With the 2015-16 school year beginning today (Aug. 27), the School Committee on Wednesday, Aug. 19 heard an update on summer programs and building repair work.
In addition to special education extended year program, there were enrichment programs and specialized camps that were very busy, administrators said.
Buildings were also a focus of summer projects.
Indian Head School roof repairs are almost finished and the fence has been removed, according to Facilities Director Ernest Sandland.
“The contractor who did that job has done an excellent job,” he said. “The area’s been cleaned, we’ve had no problems with vandalism over there. Whatever they did, I think they did a quality job.”
He expected the Indian Head cafeteria floor to be finished by Monday, Aug. 24. A new hot water heater has also been installed in a new location.
Hanson Middle School repairs to damage caused by a clogged waste pipe on April 13 are nearing completion. Classrooms have been painted and a second-floor window replaced.
“We’re in pretty good shape right now,” said Sandland. “We added eight rooms … where tile had to be removed and new tile had to be put in.”
Affected bathroom walls had to be cut out two feet up from the floor and replaced.
“It was a significant project,” he said.
Hanson voters will be asked at special Town Meeting on Monday, Oct. 5 to vote on a $79,841 reimbursement to the district to pay for the portion of the $179,841 price tag not covered by insurance.
“This was not a septic tank backup issue,” Committee Chairman Bob Hayes said. “This was a clogged pipe and had nothing to do with the system being in failure, because I had that question asked and wanted to make that clear.”
The committee voted to accept the article as well as one in which Hanson would reimburse the district for its share of the cost — 41.7 percent, or $12,100 — for a new hot water heater at the high school.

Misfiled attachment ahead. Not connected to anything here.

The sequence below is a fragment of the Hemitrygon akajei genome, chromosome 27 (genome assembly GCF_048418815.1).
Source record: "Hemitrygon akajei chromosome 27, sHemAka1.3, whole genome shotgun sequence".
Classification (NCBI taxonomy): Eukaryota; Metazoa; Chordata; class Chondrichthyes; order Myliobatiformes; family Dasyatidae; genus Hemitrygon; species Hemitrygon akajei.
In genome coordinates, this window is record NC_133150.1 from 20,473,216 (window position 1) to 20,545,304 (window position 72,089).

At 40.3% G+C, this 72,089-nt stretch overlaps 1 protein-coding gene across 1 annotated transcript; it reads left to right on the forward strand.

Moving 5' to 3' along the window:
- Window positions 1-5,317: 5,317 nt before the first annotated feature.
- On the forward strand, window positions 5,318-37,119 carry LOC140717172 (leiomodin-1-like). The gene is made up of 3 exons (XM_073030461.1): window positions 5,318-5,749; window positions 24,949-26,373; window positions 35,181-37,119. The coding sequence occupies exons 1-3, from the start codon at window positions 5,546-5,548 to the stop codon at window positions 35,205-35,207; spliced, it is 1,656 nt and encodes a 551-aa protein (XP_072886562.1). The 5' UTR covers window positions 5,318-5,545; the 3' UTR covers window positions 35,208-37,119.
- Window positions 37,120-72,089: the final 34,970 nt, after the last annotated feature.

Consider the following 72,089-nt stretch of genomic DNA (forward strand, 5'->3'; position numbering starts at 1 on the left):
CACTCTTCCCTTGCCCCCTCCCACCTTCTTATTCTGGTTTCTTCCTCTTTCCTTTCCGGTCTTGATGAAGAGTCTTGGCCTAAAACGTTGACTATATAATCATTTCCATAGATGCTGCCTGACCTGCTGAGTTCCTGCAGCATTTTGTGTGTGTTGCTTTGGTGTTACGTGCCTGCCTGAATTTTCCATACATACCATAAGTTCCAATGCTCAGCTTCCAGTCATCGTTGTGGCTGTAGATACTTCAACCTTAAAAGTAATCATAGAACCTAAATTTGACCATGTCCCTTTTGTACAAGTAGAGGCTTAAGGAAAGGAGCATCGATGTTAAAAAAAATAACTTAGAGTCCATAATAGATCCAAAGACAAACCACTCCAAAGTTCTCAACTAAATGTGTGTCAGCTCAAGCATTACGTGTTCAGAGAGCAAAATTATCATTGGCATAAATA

Whitman schools, too, have seen repairs.
Damage caused by ice dams last winter at Duval Elementary School have been done with the district liable only for the $5,000 deductable.
At Whitman Middle School, “there was a lot of work done, with a lot more to be done,” Sandland said. The gym roof, for example, must still be addressed. But science tables that were fixed to the floor on one classroom were removed — including work on plumbing and gas pipes — with leveling and tiling the floor left to do.
Painting and carpet replacement at Conley Elementary School was on schedule to be completed for the school opener.
The School Committee, meanwhile, is weighing a food services policy revision aimed at further reducing student borrowing for meals, while ensuring all children in need receive adequate food.
Food Services Director Maureen McKenzie requested the policy revision Aug. 19, which will be acted on at the committee’s September meeting.
“Food Service is a self-supporting department,” McKenzie said of the program funded by federal and state money. Last year they declared there would be no borrowing, but she said she’d like to see a change to permit all students the opportunity to borrow for one lunch. Once it is paid back they can borrow again.
“But if we find if the kids build up five borrows, I’d like to approach the principals to put them on personal hardship and get them on the free and reduced program automatically,” she said. “They shouldn’t worry about eating.”
There would be no visible changes to students’ ID card.
Parents receive an email and phone call each time a student borrows, so families are aware of the situation, McKenzie said.
The district is otherwise responsible for unpaid borrowing for lunches — a bill that has reached as much as $34,000 in some districts.